The adapter plugs into the Osmo Pocket's USB Type-C port and features a 3.5mm TRS jack to plug in various external microphones.
Checkout allows Instagram users to select products for purchase and make payments directly in the app.
GauGAN as it's known, can create photorealistic images from basic drawings using the power of artificial intelligence.
The EOS RP is Canon's latest full-frame mirrorless camera, with diminutive dimensions and a diminutive price. Find out how it stacks up and get our thoughts in our early review.
Montana judge Dana L. Christensen has ruled the Republican National Committee did not infringe upon the copyright of photographer Erika Peterman after they took a photo from a Democratic candidate's Facebook page without permission and altered it to use in a derogatory promotional mailer.
Nikon has launched updates for three of its programs to address various bugs and glitches that could cause crashes and unwanted results.
LEE Filters has launched the LEE100, its next-generation filter holder that improves the design and looks in all the right places.
With the arrival of some much-needed sunshine and final production firmware for the Panasonic S1, we've been able to get outside and really start putting the camera through its paces.
Importing, culling and tagging photos is about to get a whole lot faster and look a whole lot better with the impending arrival of Photo Mechanic 6.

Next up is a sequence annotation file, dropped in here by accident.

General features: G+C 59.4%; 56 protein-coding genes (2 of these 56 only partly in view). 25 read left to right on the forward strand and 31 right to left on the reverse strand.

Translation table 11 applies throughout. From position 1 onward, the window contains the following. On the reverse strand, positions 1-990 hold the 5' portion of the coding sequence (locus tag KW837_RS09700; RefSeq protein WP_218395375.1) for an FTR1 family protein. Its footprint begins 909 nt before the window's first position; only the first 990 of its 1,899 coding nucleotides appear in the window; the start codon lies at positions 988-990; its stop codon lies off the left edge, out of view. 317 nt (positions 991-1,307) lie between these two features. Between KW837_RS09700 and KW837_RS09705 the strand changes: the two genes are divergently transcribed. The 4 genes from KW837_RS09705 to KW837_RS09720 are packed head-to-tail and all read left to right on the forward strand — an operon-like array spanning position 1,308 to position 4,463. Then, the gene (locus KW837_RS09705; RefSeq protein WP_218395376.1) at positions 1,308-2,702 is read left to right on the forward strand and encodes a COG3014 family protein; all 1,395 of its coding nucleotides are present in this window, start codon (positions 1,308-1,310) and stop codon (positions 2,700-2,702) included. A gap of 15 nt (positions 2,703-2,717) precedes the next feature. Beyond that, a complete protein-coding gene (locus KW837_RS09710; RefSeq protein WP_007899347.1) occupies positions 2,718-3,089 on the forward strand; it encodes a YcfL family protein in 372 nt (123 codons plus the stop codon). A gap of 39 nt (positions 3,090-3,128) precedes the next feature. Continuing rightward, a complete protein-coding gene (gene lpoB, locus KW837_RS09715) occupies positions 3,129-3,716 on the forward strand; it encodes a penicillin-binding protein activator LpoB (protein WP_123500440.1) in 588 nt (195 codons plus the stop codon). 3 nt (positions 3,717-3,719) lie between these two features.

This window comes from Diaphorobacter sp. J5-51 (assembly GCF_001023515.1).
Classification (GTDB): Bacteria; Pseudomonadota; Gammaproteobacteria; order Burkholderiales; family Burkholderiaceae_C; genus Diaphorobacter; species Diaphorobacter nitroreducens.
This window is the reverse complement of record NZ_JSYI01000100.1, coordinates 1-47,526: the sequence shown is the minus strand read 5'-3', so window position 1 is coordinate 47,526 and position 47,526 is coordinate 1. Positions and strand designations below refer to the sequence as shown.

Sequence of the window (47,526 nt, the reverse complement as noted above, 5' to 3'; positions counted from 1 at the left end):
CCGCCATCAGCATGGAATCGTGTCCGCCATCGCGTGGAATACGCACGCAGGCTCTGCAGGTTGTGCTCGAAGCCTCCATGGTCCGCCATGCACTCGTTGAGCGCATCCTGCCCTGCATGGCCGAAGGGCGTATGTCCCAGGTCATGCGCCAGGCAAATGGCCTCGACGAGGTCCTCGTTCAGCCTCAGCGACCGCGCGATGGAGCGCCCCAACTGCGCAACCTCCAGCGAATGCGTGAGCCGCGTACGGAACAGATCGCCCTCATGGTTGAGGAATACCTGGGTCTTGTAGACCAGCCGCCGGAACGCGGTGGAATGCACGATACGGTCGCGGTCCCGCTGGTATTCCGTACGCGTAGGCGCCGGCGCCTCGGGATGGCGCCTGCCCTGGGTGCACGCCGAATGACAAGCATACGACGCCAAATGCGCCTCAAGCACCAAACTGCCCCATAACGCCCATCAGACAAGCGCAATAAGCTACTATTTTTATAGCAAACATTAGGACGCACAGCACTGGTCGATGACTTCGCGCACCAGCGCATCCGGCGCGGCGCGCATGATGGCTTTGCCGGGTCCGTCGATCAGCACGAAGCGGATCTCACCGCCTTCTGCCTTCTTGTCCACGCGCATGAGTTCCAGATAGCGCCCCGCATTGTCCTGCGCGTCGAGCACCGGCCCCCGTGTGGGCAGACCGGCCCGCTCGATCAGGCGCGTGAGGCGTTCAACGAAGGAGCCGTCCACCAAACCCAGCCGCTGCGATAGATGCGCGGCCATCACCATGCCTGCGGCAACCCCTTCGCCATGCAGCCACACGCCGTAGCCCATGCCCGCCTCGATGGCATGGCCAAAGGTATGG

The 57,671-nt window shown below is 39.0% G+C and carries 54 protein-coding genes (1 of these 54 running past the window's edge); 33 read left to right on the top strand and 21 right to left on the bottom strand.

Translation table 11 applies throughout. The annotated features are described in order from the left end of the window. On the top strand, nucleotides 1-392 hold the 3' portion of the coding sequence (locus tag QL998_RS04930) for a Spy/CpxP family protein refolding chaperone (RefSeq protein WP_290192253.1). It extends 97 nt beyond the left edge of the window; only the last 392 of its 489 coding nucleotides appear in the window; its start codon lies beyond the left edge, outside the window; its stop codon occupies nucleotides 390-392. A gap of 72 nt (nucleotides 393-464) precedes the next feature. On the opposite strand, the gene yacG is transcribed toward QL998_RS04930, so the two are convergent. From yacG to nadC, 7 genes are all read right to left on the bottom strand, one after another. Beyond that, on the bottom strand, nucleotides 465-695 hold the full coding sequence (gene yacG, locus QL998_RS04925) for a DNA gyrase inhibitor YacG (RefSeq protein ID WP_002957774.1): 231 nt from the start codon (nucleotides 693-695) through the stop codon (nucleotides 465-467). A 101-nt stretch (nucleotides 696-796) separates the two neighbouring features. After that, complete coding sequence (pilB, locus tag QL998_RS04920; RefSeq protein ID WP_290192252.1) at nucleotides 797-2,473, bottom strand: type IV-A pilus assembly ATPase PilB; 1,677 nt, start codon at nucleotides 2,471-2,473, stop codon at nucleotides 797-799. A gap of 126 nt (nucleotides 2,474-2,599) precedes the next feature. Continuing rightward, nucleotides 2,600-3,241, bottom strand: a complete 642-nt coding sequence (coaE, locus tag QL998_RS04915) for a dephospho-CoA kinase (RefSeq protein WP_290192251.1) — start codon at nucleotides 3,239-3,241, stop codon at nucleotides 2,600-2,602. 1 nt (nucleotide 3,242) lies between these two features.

On its own, the FTZ adapter retails for $250 and when bundled it dropped the cost to just $150. Now, Nikon is offering it for free with all Z6, Z7 purchases in the United States.
Profoto said it spoke with Godox back at Photokina 2018 and continues to contact Godox in an effort to stop it from marketing its V1 light.
Product renders in Italian publication Notebook Italia show an unusual design that conceals all cameras with the help of a slider mechanism.
Canon says its new EF 400mm F2.8L IS III and EF 600mm F4L IS III lenses can suffer from an intermittent flickering when shooting video in M or Av modes with certain cameras.
Leica recently announced the Q2, a digital rangefinder with a fixed 28mm F1.7 lens. It's a heck of a lot of fun to shoot with, but is it right for you? Based on our time with the camera, and its specifications, we've examined how well-suited it is for common photography use-cases.
Now that our Panasonic Lumix S1R has final firmware, we couldn't wait to get out shooting with it - and we also tried the high-res mode, which combines files to get 187 megapixel images. Because sometimes, 47 megapixels just isn't enough.
In this article, travel and landscape photographer Mitch Green encourages us to spend more time in the the field.
the lens lacks any electronics whatsoever and is constructed entirely of glass and metal. Of course, that comes at the expense of weight — this thing weighs in at 1.1kg / 2.43lbs.
Drones can be useful tools in urban areas, where they're utilized for everything from news reporting to building inspections, but flying in these areas requires careful preparation. Here's what you need to know to do so safely.